Gardner Lab

Psychology Department

Neurosciences Institute

Stanford University


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Retinotopic mapping with population receptive fields

This tutorial will guide you through data processing, analysis and visualization of your MRI data using mrTools.

Learning goals

After completing the tutorial you should be able to …

…appreciate the difference between epi images (data used for functional imaging and analysis) and T1-weighted anatomical images (pretty images often used for displaying analysis on
…understand the relationship between 3D surfaces and the T1-weighted anatomical images they are generated from
…determine the location of primary visual cortex

Computer setup

You will need to download the git repositories for mrTools and mgl and make sure they are in your Matlab path.

These should already be on your thumb drive under proj. If so, then do the following:

addpath(genpath('/Volumes/NSUR249/proj/mgl'));
addpath(genpath('/Volumes/NSUR249/proj/mrTools'));

If you are running the latest Matlab / MacOS version there is some possibility you will run into problems with compiled files (.mexmaci64) not being recognized and causing problems. You can check that things are working properly by making sure you can run the command mrDisp (which is just like disp except it does not print with a newline character):

>> which mrDisp
/Volumes/NSUR249/proj/mrTools/mrUtilities/MatlabUtilities/mrDisp.mexmaci64
>> mrDisp('Hello')
Hello>>

If that did not look like what happened above, then you may wish to try recompiling mex binaries. You will need to have XCode, Apple's developers tools which has various compilers and other tools, installed and then you can do the following:

mglMake myDisp.c
mlrMake

Start up mrTools

First, in Matlab, set the plugins. Run the following command line which will bring up a dialog box. Make sure that GLM_v2 and pRF are selected.

mlrPlugin

Should look like the following:

Navigate to the directory that contains the data and start up mrTools

cd /Volumes/NSUR249/data/s0371/localizers/s037120180521
mrLoadRet

Examine raw data

No matter what kind of experiment you do - you always want to look at the data you collect in as raw a format as you can. With neuroimaging this is even more important, because often data are processed with complex multi-step analyses and you can lose track of what features of your data give a result and get into real trouble. Lukily with imaging data, you can just look at your data, cause, well, it's a bunch of images. So let's do that first!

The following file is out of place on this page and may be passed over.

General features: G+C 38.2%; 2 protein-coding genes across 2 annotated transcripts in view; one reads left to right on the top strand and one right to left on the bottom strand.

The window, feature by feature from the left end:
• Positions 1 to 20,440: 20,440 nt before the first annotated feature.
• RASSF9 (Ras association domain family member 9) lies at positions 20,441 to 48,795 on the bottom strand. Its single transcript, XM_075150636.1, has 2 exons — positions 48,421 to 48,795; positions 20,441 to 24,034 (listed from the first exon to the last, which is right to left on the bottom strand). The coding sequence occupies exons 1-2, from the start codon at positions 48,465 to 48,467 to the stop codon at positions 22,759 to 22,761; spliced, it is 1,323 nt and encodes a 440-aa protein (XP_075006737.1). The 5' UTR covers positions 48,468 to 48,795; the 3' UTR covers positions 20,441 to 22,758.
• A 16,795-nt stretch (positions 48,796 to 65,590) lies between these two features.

First thing to note is the “Group” drop-down at the top-left. We store data in different “groups” (folders on the harddrive) depending on what stage of analysis the data is in. We want to look at the “Raw” group - so:

Step 1: Select the “Raw” group

In MRI measurements there are different images made with different contrasts (for example, T1 or T2 or T2*-weighted images). For this purpose, just know that a typical anatomical image that you might see is “T1-weighted” where gray matter is gray, white matter is white and cerebral spinal fluid is black. You can take a look at that image by loading it as a “Base Anatomy”. A note here is that we can display summary statistics and data on many different kinds of base anatomies (we will see surfaces and flat-maps in a second). When we do so, we are just doing this for visualization - we transform the statistics on the fly to display on these base anatomies - we always keep the raw data in its original format (thereby avoiding messing with the original data too much by resampling and interpolation only when it is necessary to visualize). We always collect a T1 weighted anatomical image every session - this is used for visualization and for alignment with a canonical anatomy and surfaces (as we will see below).

Step 2: Load the T1 anatomy Should already be loaded (i.e. will look like the figure below with pictures of the brain), but if not, go to the menu item: File/Base Anatomy/Load and select the T1 weighted anatomy. Should be called something like “anat01_11954_2_1_T1w_9mm_sag.nii”

You should see the name of the anatomy appear in the Base drop-down and a picture of the brain appear. A few fun things to do here: